Of course, Biden knew what he presented was false, but for the average American this had to be persuasive. Fifty intelligence officers can’t all be wrong, can they? Except they were. The laptop belonged to Hunter, not Putin, and the information in it was authentic. In fact, nearly a year prior, in December of 2019, DOJ subpoenaed the laptop from the Wilmington repair shop it had been abandoned in as part of an investigation into Hunter Biden’s failure to pay federal income taxes. DOJ had been in possession of the laptop and gathering information from it for nearly a year when “the experts” were telling voters it was “Russian disinformation.”

The signers of the letter did qualify their statements significantly. “We want to emphasize that we do not know if the emails … are genuine or not and that we do not have evidence of Russian involvement—just that our experience makes us deeply suspicious that the Russian government played a significant role in this case.” In other words, what we are saying here probably isn’t true, but we think it’s helpful, so we’ll say it anyway.

According to congressional testimony from former CIA Deputy Director Michael Morrell, the letter was the brainchild of then senior campaign advisor, now the secretary of state, Antony Blinken. While Blinken has since denied involvement in the letter, his interest in discrediting the content of Hunter’s laptop was shockingly similar to President Biden’s. After all, he was the national security advisor to Vice President Biden during the Obama administration and the laptop showed Hunter had been communicating with Blinken and his wife about overseas business affairs since 2008. Those conversations included discussions about Burisma, the Ukrainian energy company at the center of the bribery accusations. None of this proves Blinken orchestrated the letter, but motive is one element of any crime.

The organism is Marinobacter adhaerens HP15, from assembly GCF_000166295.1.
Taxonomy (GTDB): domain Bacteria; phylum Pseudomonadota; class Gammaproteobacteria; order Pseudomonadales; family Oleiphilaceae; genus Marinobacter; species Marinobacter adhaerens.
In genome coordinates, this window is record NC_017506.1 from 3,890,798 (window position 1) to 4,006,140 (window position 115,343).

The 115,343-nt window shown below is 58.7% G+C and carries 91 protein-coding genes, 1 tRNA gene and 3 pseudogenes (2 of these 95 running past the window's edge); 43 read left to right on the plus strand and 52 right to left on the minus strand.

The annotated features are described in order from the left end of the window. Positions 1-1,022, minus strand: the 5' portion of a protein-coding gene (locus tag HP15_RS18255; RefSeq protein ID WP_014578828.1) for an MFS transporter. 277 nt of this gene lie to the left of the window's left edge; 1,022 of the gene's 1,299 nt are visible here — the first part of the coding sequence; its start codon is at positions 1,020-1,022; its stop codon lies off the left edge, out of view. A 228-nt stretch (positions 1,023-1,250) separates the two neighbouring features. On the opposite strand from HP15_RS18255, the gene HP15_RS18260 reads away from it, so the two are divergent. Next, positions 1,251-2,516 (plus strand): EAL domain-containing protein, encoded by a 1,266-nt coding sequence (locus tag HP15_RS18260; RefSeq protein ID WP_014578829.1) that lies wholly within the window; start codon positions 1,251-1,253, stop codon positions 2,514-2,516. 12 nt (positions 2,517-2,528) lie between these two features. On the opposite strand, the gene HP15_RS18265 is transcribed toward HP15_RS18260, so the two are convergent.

Still, we all know the rest of the story. The content of the laptop was discredited, at least temporarily. Biden became president and Blinken became secretary of state. Mission accomplished. Would the election have turned out differently if the American public had been told the truth? We’ll never know. But at the start of yet another presidential election year, it’s important to remember that, in a desire not to be fooled by Putin, the American voters were fooled by 50 former U.S. intelligence officers. And with that reminder, our trust in our institutions erodes even more.


Joseph Backholm

Joseph Backholm is senior fellow for Biblical worldview and strategic engagement at the Family Research Council. Previously, he served as a legislative attorney and spent 10 years as the president and general counsel of the Family Policy Institute of Washington. He also served as legal counsel and director of What Would You Say? at the Colson Center for Christian Worldview where he developed and launched a YouTube channel of the same name. His YouTube life began when he identified as a 6-foot-5 Chinese woman in a series of YouTube videos exploring the logic of gender identity. He and his wife Brook have four children.